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Showing posts with label Junot Diaz This Is How You Lose Her. Show all posts
Showing posts with label Junot Diaz This Is How You Lose Her. Show all posts

Thursday 28 August 2014

Review: Junot Diaz, The Brief Wondrous Life of Oscar Wao

This is the second Junot Diaz I have read - his This Is How You Lose Her was the first (it's reviewed on this site 28 December 2013)). It's a weightier book which weaves in and out of the terrible history of the Dominican Republic under the US-backed barbarism of Trujillo and since. It could be read in companion with Alex von Tunzelmann's Red Heat - a terrifying history of Caribbean dictatorships (reviewed on this site 9 June 2012).

It is verbally spectacular and at the same time very raw and direct. There are no euphemisms. The title is actually a little misleading insofar as there are several main characters whose story is told - the story of Oscar's mother Beli is developed at length and is perhaps the most emotionally powerful of the narratives though some readers might select the story of Beli's father, Abelard.

Written in English, a fair amount of text and dialogue is in Spanish. I am not the sort of reader willing to sit with an urban dictionary or to constantly Google. It may be that English - speaking readers in the United States can handle the Spanish but that won't be true of English - speaking readers in other countries (like my England). Maybe there should have been a separate edition for those readers with glosses or translations to make things smoother - after all, Diaz provides English when occasionally he uses French or Latin and it is not disruptive if done intelligently. I wondered if the Spanish - language edition leaves chunks of text in English. If not, then by parity of reasoning nothing would be lost by making this book more accessible to English readers who don't have (much) Spanish as a foreign language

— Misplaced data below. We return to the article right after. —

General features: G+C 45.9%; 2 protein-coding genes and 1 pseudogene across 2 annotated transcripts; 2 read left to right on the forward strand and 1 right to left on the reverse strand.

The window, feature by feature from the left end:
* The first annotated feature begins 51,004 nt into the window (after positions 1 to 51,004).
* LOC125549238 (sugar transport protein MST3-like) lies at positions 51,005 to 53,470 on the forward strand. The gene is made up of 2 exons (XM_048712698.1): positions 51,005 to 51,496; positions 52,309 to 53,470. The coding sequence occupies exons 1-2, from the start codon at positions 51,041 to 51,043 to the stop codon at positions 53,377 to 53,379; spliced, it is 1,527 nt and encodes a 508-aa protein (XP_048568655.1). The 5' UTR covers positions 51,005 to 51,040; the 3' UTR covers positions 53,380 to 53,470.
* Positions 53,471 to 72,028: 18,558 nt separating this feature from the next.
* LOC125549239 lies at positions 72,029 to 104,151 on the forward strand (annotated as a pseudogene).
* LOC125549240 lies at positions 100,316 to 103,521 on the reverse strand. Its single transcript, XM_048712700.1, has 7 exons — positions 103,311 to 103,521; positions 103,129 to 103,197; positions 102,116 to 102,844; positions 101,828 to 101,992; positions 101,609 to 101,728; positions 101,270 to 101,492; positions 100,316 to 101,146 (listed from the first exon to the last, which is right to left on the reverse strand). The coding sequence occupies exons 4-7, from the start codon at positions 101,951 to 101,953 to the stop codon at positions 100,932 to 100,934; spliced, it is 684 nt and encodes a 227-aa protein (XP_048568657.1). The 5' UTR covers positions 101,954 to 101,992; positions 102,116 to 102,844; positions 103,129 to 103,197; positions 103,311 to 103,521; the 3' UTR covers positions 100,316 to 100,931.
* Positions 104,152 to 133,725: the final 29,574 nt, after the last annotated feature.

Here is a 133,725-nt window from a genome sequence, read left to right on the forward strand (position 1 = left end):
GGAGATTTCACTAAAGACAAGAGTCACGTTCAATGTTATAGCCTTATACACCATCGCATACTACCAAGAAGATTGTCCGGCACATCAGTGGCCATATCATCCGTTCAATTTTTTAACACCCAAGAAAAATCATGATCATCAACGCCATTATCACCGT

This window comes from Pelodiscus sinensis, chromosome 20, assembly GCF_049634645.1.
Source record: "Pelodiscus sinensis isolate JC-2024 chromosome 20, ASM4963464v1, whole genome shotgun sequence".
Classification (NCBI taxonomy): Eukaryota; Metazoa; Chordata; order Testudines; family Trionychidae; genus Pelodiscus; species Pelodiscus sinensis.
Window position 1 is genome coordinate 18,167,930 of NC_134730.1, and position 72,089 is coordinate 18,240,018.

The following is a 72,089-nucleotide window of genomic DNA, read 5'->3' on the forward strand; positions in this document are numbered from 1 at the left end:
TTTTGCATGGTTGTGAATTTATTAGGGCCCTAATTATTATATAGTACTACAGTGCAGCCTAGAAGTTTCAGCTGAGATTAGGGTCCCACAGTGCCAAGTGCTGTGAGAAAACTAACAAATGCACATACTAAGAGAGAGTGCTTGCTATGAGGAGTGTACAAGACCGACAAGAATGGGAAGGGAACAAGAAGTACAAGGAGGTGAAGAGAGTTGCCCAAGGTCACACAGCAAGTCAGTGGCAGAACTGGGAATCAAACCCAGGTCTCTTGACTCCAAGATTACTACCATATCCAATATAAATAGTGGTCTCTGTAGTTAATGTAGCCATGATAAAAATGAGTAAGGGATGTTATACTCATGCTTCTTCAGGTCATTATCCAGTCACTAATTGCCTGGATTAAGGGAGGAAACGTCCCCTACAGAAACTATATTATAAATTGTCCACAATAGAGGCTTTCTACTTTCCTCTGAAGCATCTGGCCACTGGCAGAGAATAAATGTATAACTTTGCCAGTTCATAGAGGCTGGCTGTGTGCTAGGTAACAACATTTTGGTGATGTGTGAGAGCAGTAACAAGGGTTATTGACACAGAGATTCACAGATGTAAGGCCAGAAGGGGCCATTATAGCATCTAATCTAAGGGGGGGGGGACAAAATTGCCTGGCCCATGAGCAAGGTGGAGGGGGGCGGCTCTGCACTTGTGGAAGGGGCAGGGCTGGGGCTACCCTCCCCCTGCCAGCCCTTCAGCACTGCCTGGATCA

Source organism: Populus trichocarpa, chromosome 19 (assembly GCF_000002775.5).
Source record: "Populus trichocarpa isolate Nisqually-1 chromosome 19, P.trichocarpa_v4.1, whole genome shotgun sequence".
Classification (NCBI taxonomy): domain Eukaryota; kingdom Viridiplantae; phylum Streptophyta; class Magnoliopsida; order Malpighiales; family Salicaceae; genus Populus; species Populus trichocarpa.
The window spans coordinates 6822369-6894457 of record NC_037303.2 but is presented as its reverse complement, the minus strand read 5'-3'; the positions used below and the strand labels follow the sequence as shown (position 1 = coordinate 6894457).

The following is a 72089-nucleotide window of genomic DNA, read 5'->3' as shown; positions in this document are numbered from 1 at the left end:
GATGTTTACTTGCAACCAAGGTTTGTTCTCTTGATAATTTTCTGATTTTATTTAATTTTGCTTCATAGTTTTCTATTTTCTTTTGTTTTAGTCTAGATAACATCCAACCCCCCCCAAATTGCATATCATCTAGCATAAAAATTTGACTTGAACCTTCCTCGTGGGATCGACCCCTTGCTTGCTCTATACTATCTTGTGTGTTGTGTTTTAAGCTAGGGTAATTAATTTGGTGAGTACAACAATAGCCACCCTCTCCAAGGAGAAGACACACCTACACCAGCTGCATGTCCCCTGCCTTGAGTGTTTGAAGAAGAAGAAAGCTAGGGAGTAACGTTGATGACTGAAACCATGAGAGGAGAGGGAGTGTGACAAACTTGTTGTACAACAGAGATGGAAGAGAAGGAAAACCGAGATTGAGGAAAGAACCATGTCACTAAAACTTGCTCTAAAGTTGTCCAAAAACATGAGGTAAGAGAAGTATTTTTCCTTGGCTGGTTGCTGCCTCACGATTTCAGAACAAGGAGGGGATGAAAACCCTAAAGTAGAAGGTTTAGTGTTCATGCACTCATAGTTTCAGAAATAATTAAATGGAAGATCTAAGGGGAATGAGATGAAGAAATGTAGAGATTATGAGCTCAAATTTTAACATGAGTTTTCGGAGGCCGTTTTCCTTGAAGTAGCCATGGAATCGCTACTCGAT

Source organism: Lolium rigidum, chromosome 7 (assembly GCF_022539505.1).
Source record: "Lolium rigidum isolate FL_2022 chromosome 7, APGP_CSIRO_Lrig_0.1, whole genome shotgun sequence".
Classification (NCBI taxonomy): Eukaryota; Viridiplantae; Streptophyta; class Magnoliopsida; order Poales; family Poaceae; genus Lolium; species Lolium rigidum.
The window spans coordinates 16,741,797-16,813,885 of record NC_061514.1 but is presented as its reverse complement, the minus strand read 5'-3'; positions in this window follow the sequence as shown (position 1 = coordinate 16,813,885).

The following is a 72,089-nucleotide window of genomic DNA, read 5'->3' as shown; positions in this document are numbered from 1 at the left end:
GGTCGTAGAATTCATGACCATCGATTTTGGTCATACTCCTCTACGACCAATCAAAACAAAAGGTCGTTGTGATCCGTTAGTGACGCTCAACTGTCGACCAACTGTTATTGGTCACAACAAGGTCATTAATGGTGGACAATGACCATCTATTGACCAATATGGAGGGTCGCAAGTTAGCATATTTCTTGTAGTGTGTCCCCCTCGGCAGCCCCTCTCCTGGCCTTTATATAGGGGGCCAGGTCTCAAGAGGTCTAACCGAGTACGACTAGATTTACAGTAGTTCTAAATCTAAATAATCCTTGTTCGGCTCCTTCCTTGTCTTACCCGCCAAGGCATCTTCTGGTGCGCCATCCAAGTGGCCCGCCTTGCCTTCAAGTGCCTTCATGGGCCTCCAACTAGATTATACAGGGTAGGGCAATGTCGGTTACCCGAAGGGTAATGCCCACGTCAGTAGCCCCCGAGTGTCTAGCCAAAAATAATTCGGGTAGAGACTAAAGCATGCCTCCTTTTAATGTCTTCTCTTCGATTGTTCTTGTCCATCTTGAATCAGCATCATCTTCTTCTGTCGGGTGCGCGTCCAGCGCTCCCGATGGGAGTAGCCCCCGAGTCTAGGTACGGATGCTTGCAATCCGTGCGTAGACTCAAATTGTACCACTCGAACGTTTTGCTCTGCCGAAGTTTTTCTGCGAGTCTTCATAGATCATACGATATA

Saturday 28 December 2013

Review: Junot Diaz, This Is How You Lose Her

This is the kind of book I like to read: under 200 pages of text and double spaced 26 lines to the page - maybe 50 000 words. You have to be a real cool dude for Penguin Books and Faber & Faber to allow you to write so little, like you were a poet or something.

It's an easy read. I don't know more than a few words of Spanish but I know enough French to work out some of the Spanish expressions which are crafted into the text and help give the stories credibility as "street smart" (to use The Financial Times'  dust jacket expression) and as representations of "working-class Latino life" (Daily Telegraph)

The troubles with writing in any street smart urban dialect are considerable. The words on the street change quite rapidly so you risk writing prose which will be dated when published, though not so street smart folks like me may not notice. And many urban dialects are tediously dependent on curses, sometimes to the extent that to the passing pedestrian ear they don't seem much more than permutations of fuckshitwankercunt words.

Diaz tackles both problems ruthlessly and this is where his craft skills as a writer are most in evidence. There are virtually no curse words to block the flow of his narrators' thoughts. And his narrators show distinct lack of interest in Sport and Music and Drugs - things which would date the prose. Instead, they are obsessively focussed on two things: the finer points of ethnic profiling and the precise description of female anatomy. Both are discussed with verbal dexterity, deploying an exuberantly baroque vocabulary. If they weren't so good with words, the guys who tell the stories would be nasty little racists and sexists.

Life ain't fair, but whether life ain't fair to his narrators is a question we are unlikely to ask. If we do, I think the answer is that they deserve most of what is coming to them. They are for the most part young men so full of themselves that they invite their own undoing. That's the moral of the book's title. That said, I find that I bear them no ill-will. They are engaging characters, likeable for the way they are tense combinations of amusing cockiness and painful vulnerability.

There are nine stories here. You can probably read them in a couple of hours. They won't do you any harm. They will make you smile. But the critics quoted all over the dust jacket do seem over-excited.